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Published: Mar 30, 2022 4 min read
Consumers shop at a grocery store in Washington, D.C.
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Between COVID-19, climate change and political division... there's a lot for us to worry about. But inflation, which recently hit a 40-year high, has quickly become one of the country's top concerns.

Nearly one in five (17%) Americans say inflation is the most important problem facing the country today, according to new Gallup poll. Inflation ranks as the top economic concern of those surveyed, and it's now the second biggest worry overall.

The country's most important problem, according to the poll, is more routinely up at the top of the list: It's "government/poor leadership," selected by 22% of people.

The survey was conducted by telephone in March and included a random sample of 1,017 adults living across the country. Respondents were able to choose multiple responses for which problem is the country's biggest.

It's been nearly four decades since inflation was so high on the list: Gallup says the current mentions of inflation as the country's most important problem are the highest the firm has recorded since 1985.

Of those surveyed, 4% said fuel prices were the most important problem, and 11% said the economy is general is the top issue. Only 3% said the main problem as of March is COVID-19/diseases, down from 20% in January.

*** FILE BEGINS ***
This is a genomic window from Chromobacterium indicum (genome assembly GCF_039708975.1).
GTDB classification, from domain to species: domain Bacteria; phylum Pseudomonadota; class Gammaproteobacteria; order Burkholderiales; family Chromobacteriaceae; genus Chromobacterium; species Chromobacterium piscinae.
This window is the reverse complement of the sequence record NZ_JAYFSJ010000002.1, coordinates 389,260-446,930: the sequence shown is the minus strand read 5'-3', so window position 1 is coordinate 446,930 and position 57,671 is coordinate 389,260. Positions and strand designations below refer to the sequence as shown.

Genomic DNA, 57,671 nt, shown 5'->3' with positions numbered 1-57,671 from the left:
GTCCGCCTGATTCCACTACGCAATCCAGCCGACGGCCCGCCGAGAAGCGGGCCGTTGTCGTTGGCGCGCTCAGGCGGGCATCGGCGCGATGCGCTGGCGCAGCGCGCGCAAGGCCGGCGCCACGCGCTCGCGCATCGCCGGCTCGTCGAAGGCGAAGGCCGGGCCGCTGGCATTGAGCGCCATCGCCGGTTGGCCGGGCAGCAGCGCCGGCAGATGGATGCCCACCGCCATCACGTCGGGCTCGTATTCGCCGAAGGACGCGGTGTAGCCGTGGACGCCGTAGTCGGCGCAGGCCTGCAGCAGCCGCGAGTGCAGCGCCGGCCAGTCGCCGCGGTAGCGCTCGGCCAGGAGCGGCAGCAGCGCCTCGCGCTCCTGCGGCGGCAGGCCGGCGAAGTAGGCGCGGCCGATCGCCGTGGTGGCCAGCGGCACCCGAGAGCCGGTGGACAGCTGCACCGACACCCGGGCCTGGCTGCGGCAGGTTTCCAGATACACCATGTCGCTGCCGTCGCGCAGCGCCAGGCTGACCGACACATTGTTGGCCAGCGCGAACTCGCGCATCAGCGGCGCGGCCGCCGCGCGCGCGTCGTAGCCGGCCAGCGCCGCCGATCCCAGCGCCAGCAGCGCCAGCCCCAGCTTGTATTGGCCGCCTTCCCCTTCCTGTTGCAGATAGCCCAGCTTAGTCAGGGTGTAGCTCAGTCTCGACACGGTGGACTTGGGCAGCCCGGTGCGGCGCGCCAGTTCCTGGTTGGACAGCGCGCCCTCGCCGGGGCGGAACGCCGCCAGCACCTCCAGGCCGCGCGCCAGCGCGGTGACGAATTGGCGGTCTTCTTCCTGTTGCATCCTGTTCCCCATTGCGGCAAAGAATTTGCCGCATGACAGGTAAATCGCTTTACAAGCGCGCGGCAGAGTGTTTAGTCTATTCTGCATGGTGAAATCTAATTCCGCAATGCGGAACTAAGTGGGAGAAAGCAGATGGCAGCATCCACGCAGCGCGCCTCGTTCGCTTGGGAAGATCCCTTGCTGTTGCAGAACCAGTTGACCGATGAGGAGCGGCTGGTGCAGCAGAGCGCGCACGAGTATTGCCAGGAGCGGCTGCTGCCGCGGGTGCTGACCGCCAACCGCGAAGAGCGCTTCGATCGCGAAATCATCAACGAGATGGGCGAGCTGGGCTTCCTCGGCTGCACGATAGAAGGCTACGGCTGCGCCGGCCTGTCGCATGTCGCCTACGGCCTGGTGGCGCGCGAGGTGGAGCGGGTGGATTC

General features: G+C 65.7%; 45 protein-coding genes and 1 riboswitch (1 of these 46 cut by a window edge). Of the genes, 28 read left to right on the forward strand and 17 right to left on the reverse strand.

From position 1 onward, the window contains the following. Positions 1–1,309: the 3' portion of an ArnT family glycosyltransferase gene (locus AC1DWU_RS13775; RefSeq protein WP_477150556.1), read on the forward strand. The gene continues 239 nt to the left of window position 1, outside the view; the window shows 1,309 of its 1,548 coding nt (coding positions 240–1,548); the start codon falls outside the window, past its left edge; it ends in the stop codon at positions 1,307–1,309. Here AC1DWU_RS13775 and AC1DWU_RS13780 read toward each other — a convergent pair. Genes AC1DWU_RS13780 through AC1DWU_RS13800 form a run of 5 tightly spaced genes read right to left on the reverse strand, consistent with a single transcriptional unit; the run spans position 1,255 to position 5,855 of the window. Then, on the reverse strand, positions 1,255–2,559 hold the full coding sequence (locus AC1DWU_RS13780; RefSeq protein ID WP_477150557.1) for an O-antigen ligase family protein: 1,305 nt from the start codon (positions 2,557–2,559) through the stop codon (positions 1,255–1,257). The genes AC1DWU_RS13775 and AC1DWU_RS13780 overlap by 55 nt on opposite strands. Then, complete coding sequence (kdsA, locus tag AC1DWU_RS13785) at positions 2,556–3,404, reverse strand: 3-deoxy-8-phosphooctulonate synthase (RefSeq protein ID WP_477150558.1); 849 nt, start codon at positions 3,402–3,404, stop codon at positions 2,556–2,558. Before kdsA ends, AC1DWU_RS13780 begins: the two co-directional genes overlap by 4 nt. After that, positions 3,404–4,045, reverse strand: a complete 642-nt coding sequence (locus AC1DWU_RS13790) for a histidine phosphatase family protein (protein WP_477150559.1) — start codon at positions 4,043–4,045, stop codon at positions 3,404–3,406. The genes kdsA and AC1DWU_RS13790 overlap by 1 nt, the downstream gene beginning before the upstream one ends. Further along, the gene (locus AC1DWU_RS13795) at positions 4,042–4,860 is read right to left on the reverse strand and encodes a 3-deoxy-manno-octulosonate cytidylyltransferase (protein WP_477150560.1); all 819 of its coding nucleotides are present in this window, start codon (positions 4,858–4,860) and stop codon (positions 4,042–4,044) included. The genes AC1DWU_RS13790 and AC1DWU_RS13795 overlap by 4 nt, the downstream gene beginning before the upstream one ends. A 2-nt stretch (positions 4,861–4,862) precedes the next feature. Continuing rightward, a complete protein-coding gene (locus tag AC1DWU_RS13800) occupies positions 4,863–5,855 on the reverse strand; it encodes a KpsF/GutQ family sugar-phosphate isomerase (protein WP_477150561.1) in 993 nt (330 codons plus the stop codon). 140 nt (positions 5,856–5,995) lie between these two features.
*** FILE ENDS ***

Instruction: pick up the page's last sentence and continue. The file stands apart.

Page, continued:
The pollsters also asked around 700 respondents how much they worry about inflation, and 59% indicated they worried "a great deal," roughly tying with the 58% who said they worry a great deal about the economy. On this basis, inflation was also a leading public concern of the 14 issues the respondents were asked about, which ranged from crime and violence to the quality of the environment to the Social Security system.

In February, inflation hit a 40-year high with consumer prices up 7.9% from a year ago, according to data from the Bureau of Labor Statistics. Prices for gas, cars are soaring. You've likely experienced surging costs in your day-to-day life, whether at the grocery store or when getting your latest heating bill. People are even putting off large purchases like homes and vacations in hopes that prices will come down.

Inflation worries have recently accelerated

Americans' concerns over inflation began rising last fall, according to Gallup. Rising prices registered no more than 2% of mentions in surveys about the public's concerns throughout most of 2021. That number jumped to 5% in October, and shot up from 8% in January to 17% in March.

"Inflation doesn't dominate Americans' perceptions of the most important problem facing the country today the way it did in the early 1980s," Lydia Saad, Director of U.S. Social Research at Gallup wrote in a post accompanying the survey results. "But it's more top-of-mind than it's been in over three decades and appears to be taking a toll on Americans' broader economic confidence."

Interestingly, while inflation disproportionately affects poor people, Americans at the higher end of the income spectrum are also very concerned about rising prices. The percentage worrying a great deal about inflation who earn $100,000 or more (58%) is nearly as high as the percentage who earn less than $40,000 (63%), Gallup found.

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